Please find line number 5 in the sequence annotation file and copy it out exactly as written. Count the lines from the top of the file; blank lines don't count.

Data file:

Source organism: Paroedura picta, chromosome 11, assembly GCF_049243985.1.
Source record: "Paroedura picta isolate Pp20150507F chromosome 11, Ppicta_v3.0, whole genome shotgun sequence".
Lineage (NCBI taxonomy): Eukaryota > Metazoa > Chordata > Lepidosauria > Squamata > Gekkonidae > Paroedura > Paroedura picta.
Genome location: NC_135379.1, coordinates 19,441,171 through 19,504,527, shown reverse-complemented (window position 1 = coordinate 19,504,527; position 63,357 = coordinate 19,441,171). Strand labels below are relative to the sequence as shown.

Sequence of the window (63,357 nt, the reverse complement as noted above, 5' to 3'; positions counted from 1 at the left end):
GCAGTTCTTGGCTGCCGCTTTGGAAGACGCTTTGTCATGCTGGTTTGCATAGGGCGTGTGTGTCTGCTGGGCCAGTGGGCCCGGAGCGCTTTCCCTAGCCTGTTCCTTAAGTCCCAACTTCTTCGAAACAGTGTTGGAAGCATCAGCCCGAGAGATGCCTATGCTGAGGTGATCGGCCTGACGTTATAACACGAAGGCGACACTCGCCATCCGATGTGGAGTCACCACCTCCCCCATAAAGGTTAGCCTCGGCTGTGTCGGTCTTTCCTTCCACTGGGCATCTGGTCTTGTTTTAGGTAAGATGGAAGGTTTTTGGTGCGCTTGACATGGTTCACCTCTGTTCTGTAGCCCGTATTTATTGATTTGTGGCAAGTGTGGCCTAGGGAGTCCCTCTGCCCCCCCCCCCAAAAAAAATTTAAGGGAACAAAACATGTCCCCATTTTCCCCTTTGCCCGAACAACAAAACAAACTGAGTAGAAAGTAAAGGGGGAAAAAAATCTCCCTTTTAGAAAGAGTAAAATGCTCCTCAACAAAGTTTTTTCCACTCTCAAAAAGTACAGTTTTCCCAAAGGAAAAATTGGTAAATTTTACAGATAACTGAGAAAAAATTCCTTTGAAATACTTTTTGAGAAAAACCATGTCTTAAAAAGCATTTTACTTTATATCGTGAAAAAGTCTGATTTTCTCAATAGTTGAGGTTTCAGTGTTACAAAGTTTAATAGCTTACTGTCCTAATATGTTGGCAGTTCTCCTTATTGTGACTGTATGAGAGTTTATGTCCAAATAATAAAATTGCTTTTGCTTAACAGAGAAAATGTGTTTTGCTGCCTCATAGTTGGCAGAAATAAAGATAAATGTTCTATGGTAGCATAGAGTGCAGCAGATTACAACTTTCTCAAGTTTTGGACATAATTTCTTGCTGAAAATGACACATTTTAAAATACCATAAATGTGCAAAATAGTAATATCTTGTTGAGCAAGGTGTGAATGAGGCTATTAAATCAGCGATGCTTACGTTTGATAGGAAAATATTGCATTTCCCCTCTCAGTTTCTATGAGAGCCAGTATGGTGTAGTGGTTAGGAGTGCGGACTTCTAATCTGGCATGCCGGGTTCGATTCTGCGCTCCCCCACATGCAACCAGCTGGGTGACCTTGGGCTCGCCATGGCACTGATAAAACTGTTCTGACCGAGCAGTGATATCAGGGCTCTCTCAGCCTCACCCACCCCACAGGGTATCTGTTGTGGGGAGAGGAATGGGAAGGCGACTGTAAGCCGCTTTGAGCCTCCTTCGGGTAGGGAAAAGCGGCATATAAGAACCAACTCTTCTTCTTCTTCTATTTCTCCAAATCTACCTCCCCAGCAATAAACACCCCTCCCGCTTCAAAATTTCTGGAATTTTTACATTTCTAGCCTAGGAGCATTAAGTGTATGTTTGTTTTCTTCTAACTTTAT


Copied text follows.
Sequence of the window (63,357 nt, the reverse complement as noted above, 5' to 3'; positions counted from 1 at the left end):